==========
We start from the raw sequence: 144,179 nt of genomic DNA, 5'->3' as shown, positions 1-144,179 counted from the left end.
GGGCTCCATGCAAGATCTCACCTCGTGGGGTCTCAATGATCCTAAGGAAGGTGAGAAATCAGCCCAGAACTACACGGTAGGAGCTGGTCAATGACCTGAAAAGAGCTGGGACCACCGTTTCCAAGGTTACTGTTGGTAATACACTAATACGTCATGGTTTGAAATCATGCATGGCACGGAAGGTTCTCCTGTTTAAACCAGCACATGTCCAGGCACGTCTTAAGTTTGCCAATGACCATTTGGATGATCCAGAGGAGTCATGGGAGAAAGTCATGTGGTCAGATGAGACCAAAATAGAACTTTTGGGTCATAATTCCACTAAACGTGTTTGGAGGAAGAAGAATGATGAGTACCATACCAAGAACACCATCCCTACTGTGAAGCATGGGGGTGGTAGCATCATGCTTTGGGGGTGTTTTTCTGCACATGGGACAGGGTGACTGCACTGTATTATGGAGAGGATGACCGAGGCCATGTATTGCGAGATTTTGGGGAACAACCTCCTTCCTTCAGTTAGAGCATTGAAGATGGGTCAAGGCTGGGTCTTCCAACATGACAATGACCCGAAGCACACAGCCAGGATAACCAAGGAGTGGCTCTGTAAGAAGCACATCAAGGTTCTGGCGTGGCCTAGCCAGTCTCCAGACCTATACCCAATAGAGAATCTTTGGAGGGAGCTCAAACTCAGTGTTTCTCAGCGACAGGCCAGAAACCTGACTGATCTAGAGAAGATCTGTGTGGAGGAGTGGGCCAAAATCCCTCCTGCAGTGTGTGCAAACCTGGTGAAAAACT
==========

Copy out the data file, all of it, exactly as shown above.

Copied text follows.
We start from the raw sequence: 144,179 nt of genomic DNA, 5'->3' as shown, positions 1-144,179 counted from the left end.
GGGCTCCATGCAAGATCTCACCTCGTGGGGTCTCAATGATCCTAAGGAAGGTGAGAAATCAGCCCAGAACTACACGGTAGGAGCTGGTCAATGACCTGAAAAGAGCTGGGACCACCGTTTCCAAGGTTACTGTTGGTAATACACTAATACGTCATGGTTTGAAATCATGCATGGCACGGAAGGTTCTCCTGTTTAAACCAGCACATGTCCAGGCACGTCTTAAGTTTGCCAATGACCATTTGGATGATCCAGAGGAGTCATGGGAGAAAGTCATGTGGTCAGATGAGACCAAAATAGAACTTTTGGGTCATAATTCCACTAAACGTGTTTGGAGGAAGAAGAATGATGAGTACCATACCAAGAACACCATCCCTACTGTGAAGCATGGGGGTGGTAGCATCATGCTTTGGGGGTGTTTTTCTGCACATGGGACAGGGTGACTGCACTGTATTATGGAGAGGATGACCGAGGCCATGTATTGCGAGATTTTGGGGAACAACCTCCTTCCTTCAGTTAGAGCATTGAAGATGGGTCAAGGCTGGGTCTTCCAACATGACAATGACCCGAAGCACACAGCCAGGATAACCAAGGAGTGGCTCTGTAAGAAGCACATCAAGGTTCTGGCGTGGCCTAGCCAGTCTCCAGACCTATACCCAATAGAGAATCTTTGGAGGGAGCTCAAACTCAGTGTTTCTCAGCGACAGGCCAGAAACCTGACTGATCTAGAGAAGATCTGTGTGGAGGAGTGGGCCAAAATCCCTCCTGCAGTGTGTGCAAACCTGGTGAAAAACT